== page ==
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Russ Hanneman, the obnoxious angel investor in HBO’s Silicon Valley, spends most of the show trying to stay within the “Three-Comma Club.” Denoting net value in excess of $1 billion, it was once rarefied air but is now commonplace in the runaway valuations of the unicorn era.
Furthermore, a new milestone has been reached: $1 Trillion valuations. Call it the four-comma club — or “quattros comas!” in Hanneman-speak. Among tech’s big five — Apple, Google, Amazon, Microsoft and Facebook — all but Facebook have crossed the mark.
Apple was first, followed by Microsoft and Amazon (which has since dipped below the mark). The latest is Alphabet which joined the four-comma club two weeks ago. Altogether the big five now account for more than 17 percent of the S&P 500, up from 11 percent in 2015.
A lot of this is due to a bull market, but it also signals the gravitational pull of these platforms. Consider that this is happening despite peak data-collection scrutiny (especially for those with ad businesses), and election-cycle rhetoric that projects the world’s problems on big tech.
One explanation is similar to the ongoing argument that today’s big five are too big to fail. Of course, the same was said in past tech cycles which saw incumbents get old, slow and succumb to innovator’s dilemma. Upstarts rose (including the now-giants) to dethrone them.
But the question is if it will be different this time. Some of it depends on business models, with companies like Apple faced with inherent challenges of hardware. It has to hit consecutive home runs in each replacement cycle (though cash position and supply-chain leverage help).
Software has easier capital requirements and unit economics. But that lowers barriers to entry for hungry challengers. Meanwhile, Facebook benefits from a network effect (harder to start, but then it grows exponentially) but it’s also subject to the herd mentality that killed MySpace.
In all cases, the big five are platforms with tentacles anchored in massive ecosystems. That wasn’t the case in past tech-cycles. Though we just compared Facebook to MySpace, it’s anchored itself as the web’s identity layer to avoid the fate of a social network “destination.”
Why is all this important to AR? The above companies are leading the charge by investing heavily in spatial computing to own the platforms on which it runs. They’re each motivated to future proof core businesses by building specific flavors of AR that best support themselves.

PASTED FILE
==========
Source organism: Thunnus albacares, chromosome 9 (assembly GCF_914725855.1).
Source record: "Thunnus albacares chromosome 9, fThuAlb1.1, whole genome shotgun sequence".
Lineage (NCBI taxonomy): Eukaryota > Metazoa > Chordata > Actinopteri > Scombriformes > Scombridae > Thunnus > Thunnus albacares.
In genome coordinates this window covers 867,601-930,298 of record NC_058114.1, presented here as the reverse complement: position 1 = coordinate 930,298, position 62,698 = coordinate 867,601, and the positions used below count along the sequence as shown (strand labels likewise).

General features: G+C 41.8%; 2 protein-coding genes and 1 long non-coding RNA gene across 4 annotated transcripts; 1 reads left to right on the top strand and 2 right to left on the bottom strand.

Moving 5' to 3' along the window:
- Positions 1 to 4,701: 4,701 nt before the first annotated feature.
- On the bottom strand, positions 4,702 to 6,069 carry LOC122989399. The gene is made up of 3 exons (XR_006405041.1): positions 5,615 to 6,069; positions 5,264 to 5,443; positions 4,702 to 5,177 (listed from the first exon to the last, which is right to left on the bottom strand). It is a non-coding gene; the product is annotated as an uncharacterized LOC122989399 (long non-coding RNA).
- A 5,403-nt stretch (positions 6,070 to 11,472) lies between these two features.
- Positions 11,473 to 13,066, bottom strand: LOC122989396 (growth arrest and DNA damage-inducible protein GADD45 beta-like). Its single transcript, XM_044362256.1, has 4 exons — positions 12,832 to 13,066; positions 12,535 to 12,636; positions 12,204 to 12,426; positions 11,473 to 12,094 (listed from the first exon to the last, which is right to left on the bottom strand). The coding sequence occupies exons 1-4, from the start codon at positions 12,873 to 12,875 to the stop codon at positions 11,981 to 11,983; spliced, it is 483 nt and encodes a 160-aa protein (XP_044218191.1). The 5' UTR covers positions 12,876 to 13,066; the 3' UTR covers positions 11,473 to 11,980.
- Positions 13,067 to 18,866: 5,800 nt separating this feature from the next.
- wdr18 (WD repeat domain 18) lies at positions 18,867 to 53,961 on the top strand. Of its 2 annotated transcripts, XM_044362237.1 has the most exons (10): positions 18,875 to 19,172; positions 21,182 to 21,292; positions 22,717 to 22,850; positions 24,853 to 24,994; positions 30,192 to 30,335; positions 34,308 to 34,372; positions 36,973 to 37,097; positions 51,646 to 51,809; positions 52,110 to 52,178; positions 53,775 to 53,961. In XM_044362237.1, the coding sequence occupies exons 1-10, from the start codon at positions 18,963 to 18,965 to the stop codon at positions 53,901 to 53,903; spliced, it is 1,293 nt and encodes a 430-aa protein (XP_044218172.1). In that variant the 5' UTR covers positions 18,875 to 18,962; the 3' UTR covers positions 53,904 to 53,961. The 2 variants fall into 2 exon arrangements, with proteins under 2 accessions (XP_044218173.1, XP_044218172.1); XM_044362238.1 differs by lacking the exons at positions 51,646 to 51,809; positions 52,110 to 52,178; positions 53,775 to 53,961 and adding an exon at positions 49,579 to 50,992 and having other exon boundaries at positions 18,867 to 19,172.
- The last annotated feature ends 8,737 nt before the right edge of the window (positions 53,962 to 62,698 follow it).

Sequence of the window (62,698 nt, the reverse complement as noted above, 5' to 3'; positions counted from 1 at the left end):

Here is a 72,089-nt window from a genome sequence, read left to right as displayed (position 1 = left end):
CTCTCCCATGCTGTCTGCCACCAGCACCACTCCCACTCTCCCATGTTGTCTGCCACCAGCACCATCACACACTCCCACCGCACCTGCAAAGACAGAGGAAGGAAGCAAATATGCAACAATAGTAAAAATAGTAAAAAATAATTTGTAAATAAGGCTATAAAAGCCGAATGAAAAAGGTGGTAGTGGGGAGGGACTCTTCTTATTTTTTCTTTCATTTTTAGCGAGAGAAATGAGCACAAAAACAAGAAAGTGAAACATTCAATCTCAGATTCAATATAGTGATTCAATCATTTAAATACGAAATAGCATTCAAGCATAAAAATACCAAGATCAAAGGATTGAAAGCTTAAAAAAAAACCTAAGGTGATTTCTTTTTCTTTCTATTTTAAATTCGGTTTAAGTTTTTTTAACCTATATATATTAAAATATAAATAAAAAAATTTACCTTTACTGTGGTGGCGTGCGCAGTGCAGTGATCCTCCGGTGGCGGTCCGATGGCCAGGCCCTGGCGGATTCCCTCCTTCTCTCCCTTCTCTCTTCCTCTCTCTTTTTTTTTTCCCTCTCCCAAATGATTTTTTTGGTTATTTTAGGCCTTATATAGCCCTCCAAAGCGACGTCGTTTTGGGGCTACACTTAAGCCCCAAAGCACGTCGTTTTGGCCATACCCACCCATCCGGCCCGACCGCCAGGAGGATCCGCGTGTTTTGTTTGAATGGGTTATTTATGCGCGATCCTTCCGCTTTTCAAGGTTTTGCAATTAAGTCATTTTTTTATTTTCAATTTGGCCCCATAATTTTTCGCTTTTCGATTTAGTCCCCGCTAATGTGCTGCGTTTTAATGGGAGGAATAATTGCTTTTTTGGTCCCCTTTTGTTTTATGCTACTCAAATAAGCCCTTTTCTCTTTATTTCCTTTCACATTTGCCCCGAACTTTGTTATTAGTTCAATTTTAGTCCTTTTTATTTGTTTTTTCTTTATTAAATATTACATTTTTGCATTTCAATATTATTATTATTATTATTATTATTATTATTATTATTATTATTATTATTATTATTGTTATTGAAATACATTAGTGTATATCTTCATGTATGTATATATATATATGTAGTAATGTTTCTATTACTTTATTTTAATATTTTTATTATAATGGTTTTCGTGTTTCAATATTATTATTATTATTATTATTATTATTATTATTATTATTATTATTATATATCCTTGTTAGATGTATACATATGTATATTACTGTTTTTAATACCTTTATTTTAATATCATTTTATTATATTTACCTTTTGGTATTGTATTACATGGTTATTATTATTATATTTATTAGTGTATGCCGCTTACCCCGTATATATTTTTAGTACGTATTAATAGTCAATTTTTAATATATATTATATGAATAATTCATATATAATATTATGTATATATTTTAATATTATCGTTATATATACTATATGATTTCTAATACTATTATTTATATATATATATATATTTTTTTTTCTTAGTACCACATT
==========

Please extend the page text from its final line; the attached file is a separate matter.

For example, Google is developing visual search as an alternate front-end modality to boost query volume. Pointing your phone at an object is often easier than typing. And it could boost ad premiums in high-intent contexts such as fashion, in-store shopping or local discovery.
Facebook meanwhile wants to be the social layer for the spatial web, just like it’s done on the 2D web. Amazon wants to boost eCommerce with product visualization; Microsoft wants to be the productivity layer in industrial visualization; and Apple wants to sell us more iThings.
The common thread is that their approaches with AR — and the spatial worlds they want to build — all trace back to their core businesses. They have many billions in revenue to protect and AR is one way to both support core businesses and succeed aging products… like the iPhone.
This principle is at the heart of our ongoing follow-the-money exercise. By examining the motivations of tech giants, we can triangulate their directions. And that can be valuable for startups in the sector to “skate to where the puck is going,” as they devise product road maps.
Put another way, the moves and motivations of major platform players will determine AR’s fate and have downmarket ripple effects. This is all to say watch closely for cracks in their foundations (e.g. data collection) or signs of staying power (e.g. escalating valuation).
That brings us back to the four comma club. Along with examining specific moves and investment, these macro signals like public market performance can be telling. All of the above holds strategic implications for which horse to pick in what could become big tech’s next platform wars.
Whether it’s the same cast of characters or a new big five, clues will continue to emerge to inform platform decisions. That goes for developers, industrial enterprises, brand marketers and users — and the network effects that build from all sides. As always, it will be a moving target.
Disclosure: AR Insider has no financial stake in the companies mentioned in this post, nor received payment for its production. Disclosure and ethics policy can be seen here.
Header image credit: HBO